Examples of the collective societal paradigm can be studied in the communist societies such as pre-Glasnost Russia, East Germany, North Korea and Cuba, to name but a few. It’s not a paradigm that’s not been wanting and not tried. It’s been repeatedly tried and found consistently wanting.

Best-selling author, blogger, leadership expert and business leader Orrin Woodward said

Orrin Woodward

Orrin Woodward

the other day on Twitter,

Societies, Civilizations & Corporations all decay from within before they are overcome from without.

Any attempt to move the U.S. from its fundamental principles of individual human freedoms as clearly outlined in its founding documents is decay in its society. I’ll say that again: Any attempt to move the U.S. from its fundamental principles of individual human freedoms as clearly outlined in its founding documents is decay in its society. Attempts such as these examples, and others like them we see on an alarmingly almost daily basis, are to be resisted.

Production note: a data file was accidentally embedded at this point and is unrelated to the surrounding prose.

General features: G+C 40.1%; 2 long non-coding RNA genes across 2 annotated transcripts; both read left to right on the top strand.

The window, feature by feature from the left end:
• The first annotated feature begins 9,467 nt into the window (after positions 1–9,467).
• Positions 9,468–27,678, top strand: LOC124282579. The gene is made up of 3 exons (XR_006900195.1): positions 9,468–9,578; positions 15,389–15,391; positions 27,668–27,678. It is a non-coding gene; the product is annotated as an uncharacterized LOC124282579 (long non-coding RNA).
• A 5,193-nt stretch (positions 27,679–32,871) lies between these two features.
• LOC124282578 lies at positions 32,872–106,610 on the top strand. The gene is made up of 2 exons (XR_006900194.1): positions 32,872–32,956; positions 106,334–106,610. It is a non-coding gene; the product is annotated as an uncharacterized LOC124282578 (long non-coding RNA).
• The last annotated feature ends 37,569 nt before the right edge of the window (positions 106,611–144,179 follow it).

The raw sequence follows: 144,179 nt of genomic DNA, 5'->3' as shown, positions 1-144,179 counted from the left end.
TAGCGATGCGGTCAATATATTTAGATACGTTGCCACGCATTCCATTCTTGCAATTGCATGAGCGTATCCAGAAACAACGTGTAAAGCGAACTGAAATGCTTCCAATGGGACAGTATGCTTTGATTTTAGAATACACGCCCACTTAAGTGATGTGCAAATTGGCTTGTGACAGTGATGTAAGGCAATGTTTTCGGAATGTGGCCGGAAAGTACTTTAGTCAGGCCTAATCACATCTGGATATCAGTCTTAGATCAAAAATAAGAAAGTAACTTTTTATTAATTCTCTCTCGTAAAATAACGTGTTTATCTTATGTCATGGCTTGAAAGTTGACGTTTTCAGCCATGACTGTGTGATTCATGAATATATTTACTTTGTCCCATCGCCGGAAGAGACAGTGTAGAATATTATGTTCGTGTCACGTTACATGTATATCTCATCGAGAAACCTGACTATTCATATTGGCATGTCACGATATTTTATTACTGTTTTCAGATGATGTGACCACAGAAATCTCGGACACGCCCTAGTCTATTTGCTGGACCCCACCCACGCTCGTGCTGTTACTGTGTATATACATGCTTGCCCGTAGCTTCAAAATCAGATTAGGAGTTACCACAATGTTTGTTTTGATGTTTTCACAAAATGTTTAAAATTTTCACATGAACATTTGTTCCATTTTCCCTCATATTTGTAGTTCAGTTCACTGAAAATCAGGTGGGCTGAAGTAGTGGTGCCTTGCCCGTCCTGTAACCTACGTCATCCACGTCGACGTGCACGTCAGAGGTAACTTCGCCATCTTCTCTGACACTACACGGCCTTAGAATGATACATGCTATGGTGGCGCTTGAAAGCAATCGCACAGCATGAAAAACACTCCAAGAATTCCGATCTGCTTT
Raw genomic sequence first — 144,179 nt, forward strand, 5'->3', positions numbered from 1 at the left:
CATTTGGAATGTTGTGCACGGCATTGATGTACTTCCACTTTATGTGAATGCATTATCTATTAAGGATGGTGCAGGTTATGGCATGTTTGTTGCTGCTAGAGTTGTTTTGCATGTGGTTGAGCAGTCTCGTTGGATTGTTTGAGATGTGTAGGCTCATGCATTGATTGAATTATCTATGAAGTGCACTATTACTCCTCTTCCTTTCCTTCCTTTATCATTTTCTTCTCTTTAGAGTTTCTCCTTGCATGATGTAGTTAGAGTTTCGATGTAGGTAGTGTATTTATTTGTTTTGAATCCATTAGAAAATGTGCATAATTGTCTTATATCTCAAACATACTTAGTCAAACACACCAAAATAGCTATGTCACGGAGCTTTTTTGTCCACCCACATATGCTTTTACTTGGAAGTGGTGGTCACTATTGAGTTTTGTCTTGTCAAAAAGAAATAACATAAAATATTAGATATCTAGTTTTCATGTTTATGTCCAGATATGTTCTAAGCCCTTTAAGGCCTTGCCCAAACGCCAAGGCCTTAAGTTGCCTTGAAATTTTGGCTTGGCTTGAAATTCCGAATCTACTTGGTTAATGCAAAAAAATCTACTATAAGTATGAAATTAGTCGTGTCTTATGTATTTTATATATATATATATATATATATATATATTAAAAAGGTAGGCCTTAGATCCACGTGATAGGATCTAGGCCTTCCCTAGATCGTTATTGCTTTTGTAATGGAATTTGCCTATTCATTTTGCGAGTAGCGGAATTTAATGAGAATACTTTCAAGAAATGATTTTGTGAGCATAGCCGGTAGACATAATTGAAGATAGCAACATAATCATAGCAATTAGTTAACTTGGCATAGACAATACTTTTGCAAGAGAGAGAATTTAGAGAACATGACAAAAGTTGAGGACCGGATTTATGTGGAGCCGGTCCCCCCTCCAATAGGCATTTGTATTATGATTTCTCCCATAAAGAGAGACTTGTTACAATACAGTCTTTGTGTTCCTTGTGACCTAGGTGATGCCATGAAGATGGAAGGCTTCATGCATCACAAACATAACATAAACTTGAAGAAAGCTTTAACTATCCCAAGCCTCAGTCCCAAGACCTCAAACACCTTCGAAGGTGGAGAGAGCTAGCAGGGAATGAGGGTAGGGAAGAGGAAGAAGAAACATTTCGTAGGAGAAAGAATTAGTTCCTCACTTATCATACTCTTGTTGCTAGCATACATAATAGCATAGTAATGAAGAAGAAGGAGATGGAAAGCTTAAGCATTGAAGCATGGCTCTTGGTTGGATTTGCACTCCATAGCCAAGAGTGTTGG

The only way to remain a free society is to decide we want to be one, and then to take the necessary actions in the social media, the mainstream media, the voting booth and in legal protest to make sure our voices are heard and clearly understood. Sometimes, all it takes is someone standing up and saying, “NO!” Let’s all be that someone.

LeaderShift

LeaderShift

That Ought To Be A Crime!

Recently, I overheard some folks discussing how people shipped things overnight places to hurry processing of their items. Often, people pay substantial fees beyond normal postal rates for this service. However, all it does is get the item to its destination faster. It does not promise faster processing once it reaches where it is going. The difference is 100 times regular cost in some cases! When one of them realized how much it cost, they said, “That ought to be a crime!”